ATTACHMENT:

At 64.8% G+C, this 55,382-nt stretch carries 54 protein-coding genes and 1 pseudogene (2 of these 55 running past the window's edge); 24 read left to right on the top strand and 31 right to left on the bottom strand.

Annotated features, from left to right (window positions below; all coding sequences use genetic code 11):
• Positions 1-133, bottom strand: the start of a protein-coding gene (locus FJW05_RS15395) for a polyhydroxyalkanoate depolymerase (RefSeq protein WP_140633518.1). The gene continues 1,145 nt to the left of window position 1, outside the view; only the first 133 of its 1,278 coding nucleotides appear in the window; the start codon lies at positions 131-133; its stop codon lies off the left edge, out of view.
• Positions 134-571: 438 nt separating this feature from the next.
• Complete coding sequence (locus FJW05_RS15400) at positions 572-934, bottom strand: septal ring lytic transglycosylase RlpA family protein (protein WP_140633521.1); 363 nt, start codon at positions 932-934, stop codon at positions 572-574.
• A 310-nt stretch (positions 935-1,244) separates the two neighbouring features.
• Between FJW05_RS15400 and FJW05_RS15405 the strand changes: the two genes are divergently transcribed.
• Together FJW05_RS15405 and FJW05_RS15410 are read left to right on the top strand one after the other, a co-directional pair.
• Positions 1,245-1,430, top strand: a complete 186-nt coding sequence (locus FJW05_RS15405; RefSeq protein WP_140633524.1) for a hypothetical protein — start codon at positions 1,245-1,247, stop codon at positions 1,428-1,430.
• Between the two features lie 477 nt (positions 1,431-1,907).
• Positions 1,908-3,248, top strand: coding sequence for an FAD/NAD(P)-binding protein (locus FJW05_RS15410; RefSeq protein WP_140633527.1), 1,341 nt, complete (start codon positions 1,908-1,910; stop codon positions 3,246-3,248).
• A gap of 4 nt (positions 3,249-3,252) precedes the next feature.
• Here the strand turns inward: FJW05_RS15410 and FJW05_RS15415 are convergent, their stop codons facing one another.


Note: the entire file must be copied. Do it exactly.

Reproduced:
At 64.8% G+C, this 55,382-nt stretch carries 54 protein-coding genes and 1 pseudogene (2 of these 55 running past the window's edge); 24 read left to right on the top strand and 31 right to left on the bottom strand.

Annotated features, from left to right (window positions below; all coding sequences use genetic code 11):
• Positions 1-133, bottom strand: the start of a protein-coding gene (locus FJW05_RS15395) for a polyhydroxyalkanoate depolymerase (RefSeq protein WP_140633518.1). The gene continues 1,145 nt to the left of window position 1, outside the view; only the first 133 of its 1,278 coding nucleotides appear in the window; the start codon lies at positions 131-133; its stop codon lies off the left edge, out of view.
• Positions 134-571: 438 nt separating this feature from the next.
• Complete coding sequence (locus FJW05_RS15400) at positions 572-934, bottom strand: septal ring lytic transglycosylase RlpA family protein (protein WP_140633521.1); 363 nt, start codon at positions 932-934, stop codon at positions 572-574.
• A 310-nt stretch (positions 935-1,244) separates the two neighbouring features.
• Between FJW05_RS15400 and FJW05_RS15405 the strand changes: the two genes are divergently transcribed.
• Together FJW05_RS15405 and FJW05_RS15410 are read left to right on the top strand one after the other, a co-directional pair.
• Positions 1,245-1,430, top strand: a complete 186-nt coding sequence (locus FJW05_RS15405; RefSeq protein WP_140633524.1) for a hypothetical protein — start codon at positions 1,245-1,247, stop codon at positions 1,428-1,430.
• Between the two features lie 477 nt (positions 1,431-1,907).
• Positions 1,908-3,248, top strand: coding sequence for an FAD/NAD(P)-binding protein (locus FJW05_RS15410; RefSeq protein WP_140633527.1), 1,341 nt, complete (start codon positions 1,908-1,910; stop codon positions 3,246-3,248).
• A gap of 4 nt (positions 3,249-3,252) precedes the next feature.
• Here the strand turns inward: FJW05_RS15410 and FJW05_RS15415 are convergent, their stop codons facing one another.